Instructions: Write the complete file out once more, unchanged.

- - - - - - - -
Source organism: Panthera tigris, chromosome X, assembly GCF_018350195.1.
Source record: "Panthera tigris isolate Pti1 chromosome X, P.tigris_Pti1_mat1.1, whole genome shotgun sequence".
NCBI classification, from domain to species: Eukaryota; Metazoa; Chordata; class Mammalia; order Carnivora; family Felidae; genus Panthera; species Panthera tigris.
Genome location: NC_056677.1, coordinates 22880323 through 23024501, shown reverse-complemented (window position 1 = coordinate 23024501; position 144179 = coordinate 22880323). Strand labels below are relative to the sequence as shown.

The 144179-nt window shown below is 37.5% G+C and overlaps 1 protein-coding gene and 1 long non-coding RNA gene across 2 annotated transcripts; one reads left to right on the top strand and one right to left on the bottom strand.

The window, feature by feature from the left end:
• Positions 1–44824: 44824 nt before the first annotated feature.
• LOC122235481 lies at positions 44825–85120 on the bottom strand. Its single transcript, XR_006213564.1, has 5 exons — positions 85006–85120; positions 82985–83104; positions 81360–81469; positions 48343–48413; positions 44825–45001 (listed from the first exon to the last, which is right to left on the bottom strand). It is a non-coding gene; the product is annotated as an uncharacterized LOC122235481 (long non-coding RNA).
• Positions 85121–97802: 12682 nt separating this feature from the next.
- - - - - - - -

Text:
Source organism: Panthera tigris, chromosome X, assembly GCF_018350195.1.
Source record: "Panthera tigris isolate Pti1 chromosome X, P.tigris_Pti1_mat1.1, whole genome shotgun sequence".
NCBI classification, from domain to species: Eukaryota; Metazoa; Chordata; class Mammalia; order Carnivora; family Felidae; genus Panthera; species Panthera tigris.
Genome location: NC_056677.1, coordinates 22880323 through 23024501, shown reverse-complemented (window position 1 = coordinate 23024501; position 144179 = coordinate 22880323). Strand labels below are relative to the sequence as shown.

The 144179-nt window shown below is 37.5% G+C and overlaps 1 protein-coding gene and 1 long non-coding RNA gene across 2 annotated transcripts; one reads left to right on the top strand and one right to left on the bottom strand.

The window, feature by feature from the left end:
• Positions 1–44824: 44824 nt before the first annotated feature.
• LOC122235481 lies at positions 44825–85120 on the bottom strand. Its single transcript, XR_006213564.1, has 5 exons — positions 85006–85120; positions 82985–83104; positions 81360–81469; positions 48343–48413; positions 44825–45001 (listed from the first exon to the last, which is right to left on the bottom strand). It is a non-coding gene; the product is annotated as an uncharacterized LOC122235481 (long non-coding RNA).
• Positions 85121–97802: 12682 nt separating this feature from the next.